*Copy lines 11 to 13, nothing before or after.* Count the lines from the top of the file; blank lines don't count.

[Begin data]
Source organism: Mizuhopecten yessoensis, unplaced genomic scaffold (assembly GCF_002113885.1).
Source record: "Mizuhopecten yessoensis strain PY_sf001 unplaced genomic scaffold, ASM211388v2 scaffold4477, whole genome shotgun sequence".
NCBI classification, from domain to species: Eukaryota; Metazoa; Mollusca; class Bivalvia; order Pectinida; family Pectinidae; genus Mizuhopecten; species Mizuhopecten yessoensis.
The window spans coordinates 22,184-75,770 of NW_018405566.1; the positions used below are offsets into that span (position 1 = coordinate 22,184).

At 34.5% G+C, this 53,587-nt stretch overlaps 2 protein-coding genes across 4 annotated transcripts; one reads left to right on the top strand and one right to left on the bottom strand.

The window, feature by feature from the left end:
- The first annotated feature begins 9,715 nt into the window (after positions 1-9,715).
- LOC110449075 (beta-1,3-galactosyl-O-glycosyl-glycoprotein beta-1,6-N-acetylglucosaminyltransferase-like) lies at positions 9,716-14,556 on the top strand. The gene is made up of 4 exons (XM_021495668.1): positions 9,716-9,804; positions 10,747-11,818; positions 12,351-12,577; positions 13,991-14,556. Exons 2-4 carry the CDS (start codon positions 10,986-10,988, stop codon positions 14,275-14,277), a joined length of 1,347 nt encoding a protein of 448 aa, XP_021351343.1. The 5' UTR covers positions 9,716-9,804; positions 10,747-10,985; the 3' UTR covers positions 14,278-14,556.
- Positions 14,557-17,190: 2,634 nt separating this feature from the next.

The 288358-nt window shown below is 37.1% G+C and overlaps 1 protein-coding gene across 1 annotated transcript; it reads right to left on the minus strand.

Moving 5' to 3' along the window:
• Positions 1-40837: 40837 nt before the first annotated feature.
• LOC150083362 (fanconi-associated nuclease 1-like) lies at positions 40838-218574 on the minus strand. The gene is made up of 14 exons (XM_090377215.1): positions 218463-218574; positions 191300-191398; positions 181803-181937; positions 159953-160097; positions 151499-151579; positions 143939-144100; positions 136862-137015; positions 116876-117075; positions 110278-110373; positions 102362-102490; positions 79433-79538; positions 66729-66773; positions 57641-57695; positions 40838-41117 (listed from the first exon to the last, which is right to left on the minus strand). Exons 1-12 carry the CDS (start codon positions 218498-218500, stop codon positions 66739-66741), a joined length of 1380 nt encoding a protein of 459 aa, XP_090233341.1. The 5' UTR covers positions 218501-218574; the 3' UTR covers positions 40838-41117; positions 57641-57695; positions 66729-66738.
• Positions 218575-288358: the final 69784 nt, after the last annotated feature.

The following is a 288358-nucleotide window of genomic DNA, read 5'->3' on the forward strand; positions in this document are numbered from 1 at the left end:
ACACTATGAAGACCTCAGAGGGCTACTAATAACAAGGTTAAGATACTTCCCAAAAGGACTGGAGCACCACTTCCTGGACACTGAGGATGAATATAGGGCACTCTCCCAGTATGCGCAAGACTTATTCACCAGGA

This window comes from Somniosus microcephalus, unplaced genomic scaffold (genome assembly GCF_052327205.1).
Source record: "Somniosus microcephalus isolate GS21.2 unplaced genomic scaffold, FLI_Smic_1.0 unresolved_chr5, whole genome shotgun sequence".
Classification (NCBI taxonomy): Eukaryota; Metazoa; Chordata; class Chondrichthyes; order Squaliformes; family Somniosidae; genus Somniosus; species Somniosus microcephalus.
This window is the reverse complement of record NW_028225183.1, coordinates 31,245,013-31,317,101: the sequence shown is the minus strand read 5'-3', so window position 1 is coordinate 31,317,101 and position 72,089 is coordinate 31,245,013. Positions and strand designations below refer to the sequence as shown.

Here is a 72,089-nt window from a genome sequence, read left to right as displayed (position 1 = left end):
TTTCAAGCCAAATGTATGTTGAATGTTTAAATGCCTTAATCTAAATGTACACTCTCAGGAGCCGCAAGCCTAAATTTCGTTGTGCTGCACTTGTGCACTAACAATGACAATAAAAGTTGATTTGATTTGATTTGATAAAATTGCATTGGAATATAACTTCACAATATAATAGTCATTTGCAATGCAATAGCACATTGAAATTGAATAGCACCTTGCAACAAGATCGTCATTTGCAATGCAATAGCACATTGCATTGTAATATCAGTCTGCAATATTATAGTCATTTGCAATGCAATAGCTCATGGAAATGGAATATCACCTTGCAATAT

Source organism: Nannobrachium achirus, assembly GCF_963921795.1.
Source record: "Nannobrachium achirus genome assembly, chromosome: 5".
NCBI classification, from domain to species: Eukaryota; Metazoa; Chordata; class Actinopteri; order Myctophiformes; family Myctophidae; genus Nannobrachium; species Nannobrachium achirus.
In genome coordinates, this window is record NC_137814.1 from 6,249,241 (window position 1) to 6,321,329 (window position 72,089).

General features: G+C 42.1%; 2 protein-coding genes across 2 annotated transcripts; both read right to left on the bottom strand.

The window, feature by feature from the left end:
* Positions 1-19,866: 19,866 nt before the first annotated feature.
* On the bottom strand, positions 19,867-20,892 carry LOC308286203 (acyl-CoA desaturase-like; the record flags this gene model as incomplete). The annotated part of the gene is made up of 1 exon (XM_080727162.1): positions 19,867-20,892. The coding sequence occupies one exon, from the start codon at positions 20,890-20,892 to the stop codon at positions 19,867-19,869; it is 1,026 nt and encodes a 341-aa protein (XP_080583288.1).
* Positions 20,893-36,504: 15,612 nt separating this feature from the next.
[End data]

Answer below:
Moving 5' to 3' along the window:
• Positions 1-40837: 40837 nt before the first annotated feature.
• LOC150083362 (fanconi-associated nuclease 1-like) lies at positions 40838-218574 on the minus strand. The gene is made up of 14 exons (XM_090377215.1): positions 218463-218574; positions 191300-191398; positions 181803-181937; positions 159953-160097; positions 151499-151579; positions 143939-144100; positions 136862-137015; positions 116876-117075; positions 110278-110373; positions 102362-102490; positions 79433-79538; positions 66729-66773; positions 57641-57695; positions 40838-41117 (listed from the first exon to the last, which is right to left on the minus strand). Exons 1-12 carry the CDS (start codon positions 218498-218500, stop codon positions 66739-66741), a joined length of 1380 nt encoding a protein of 459 aa, XP_090233341.1. The 5' UTR covers positions 218501-218574; the 3' UTR covers positions 40838-41117; positions 57641-57695; positions 66729-66738.